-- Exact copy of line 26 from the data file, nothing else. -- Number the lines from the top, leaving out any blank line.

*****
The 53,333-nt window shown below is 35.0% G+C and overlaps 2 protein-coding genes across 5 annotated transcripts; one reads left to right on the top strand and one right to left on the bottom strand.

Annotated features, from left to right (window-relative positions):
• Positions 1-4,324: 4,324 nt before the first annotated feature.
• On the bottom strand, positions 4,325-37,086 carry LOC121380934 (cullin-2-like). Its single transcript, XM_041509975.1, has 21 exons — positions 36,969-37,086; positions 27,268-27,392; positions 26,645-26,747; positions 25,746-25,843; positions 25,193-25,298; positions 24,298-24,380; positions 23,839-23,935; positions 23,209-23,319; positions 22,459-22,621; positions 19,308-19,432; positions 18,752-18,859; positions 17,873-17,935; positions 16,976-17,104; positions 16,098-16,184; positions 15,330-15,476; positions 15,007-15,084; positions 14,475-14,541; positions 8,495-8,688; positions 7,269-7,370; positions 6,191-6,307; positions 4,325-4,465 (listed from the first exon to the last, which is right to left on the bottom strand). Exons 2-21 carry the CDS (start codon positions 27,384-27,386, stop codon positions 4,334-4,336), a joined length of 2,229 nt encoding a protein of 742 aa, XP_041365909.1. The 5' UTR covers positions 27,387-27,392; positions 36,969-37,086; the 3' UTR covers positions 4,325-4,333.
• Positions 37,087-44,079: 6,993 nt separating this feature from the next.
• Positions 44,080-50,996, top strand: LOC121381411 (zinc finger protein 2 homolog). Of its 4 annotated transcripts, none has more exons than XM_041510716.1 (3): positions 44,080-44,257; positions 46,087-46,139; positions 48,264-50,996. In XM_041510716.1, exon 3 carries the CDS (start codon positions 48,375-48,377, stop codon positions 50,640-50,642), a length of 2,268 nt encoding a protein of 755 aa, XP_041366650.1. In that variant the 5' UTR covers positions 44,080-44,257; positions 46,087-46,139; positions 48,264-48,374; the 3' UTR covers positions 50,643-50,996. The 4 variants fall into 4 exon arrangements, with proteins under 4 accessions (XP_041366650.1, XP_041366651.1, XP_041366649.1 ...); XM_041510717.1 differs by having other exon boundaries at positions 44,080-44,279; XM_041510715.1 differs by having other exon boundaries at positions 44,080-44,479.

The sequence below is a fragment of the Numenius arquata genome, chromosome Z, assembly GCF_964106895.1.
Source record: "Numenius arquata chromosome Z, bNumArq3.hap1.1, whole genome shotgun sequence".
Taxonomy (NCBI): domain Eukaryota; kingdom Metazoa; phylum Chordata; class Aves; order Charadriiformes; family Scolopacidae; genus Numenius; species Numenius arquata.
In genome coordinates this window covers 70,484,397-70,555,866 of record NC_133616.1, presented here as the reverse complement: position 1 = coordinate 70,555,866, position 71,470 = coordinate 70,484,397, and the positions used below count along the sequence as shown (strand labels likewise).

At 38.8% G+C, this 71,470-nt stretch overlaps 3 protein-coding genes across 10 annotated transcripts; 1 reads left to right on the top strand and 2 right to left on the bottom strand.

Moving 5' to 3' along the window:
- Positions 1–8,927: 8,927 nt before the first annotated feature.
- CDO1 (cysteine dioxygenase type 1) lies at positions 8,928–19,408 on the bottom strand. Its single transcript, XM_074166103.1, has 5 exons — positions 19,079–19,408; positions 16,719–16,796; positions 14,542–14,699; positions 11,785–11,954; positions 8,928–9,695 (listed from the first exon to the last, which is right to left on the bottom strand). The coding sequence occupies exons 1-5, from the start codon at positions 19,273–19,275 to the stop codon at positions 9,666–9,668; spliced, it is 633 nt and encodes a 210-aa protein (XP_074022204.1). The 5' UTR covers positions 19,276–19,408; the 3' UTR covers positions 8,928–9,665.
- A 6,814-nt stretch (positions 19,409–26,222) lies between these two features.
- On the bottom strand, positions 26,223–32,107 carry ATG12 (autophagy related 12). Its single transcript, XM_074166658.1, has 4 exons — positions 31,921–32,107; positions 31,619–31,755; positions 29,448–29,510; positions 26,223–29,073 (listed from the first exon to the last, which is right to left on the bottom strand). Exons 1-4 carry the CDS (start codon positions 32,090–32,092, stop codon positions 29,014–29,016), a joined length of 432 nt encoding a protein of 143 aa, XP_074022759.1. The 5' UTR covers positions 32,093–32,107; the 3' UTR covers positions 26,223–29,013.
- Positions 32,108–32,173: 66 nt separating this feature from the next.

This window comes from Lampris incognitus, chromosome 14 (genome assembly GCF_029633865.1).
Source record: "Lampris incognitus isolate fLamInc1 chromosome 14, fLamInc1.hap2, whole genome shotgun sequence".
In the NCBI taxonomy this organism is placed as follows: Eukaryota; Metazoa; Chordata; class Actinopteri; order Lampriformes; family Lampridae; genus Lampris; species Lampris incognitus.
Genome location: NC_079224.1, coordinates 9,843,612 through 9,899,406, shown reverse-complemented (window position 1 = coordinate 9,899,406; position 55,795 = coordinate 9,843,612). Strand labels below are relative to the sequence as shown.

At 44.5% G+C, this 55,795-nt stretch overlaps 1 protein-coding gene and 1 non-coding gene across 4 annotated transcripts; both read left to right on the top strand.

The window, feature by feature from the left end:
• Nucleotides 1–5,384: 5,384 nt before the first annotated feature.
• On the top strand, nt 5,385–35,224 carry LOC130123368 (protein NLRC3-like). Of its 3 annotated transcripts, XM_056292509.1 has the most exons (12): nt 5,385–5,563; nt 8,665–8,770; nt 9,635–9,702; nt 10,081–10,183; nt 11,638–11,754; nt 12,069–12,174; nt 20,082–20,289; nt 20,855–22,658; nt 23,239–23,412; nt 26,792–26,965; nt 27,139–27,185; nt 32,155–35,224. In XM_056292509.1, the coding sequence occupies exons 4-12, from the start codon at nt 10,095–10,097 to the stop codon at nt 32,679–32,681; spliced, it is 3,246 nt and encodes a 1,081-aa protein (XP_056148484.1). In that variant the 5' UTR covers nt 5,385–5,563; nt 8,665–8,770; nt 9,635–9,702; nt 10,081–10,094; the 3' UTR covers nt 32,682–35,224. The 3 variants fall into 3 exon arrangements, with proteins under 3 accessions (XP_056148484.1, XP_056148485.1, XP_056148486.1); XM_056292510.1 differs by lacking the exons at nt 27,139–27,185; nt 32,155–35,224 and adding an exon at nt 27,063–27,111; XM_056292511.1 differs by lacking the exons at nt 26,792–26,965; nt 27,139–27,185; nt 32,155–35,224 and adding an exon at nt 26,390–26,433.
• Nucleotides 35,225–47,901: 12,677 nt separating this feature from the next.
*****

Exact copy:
• Nucleotides 35,225–47,901: 12,677 nt separating this feature from the next.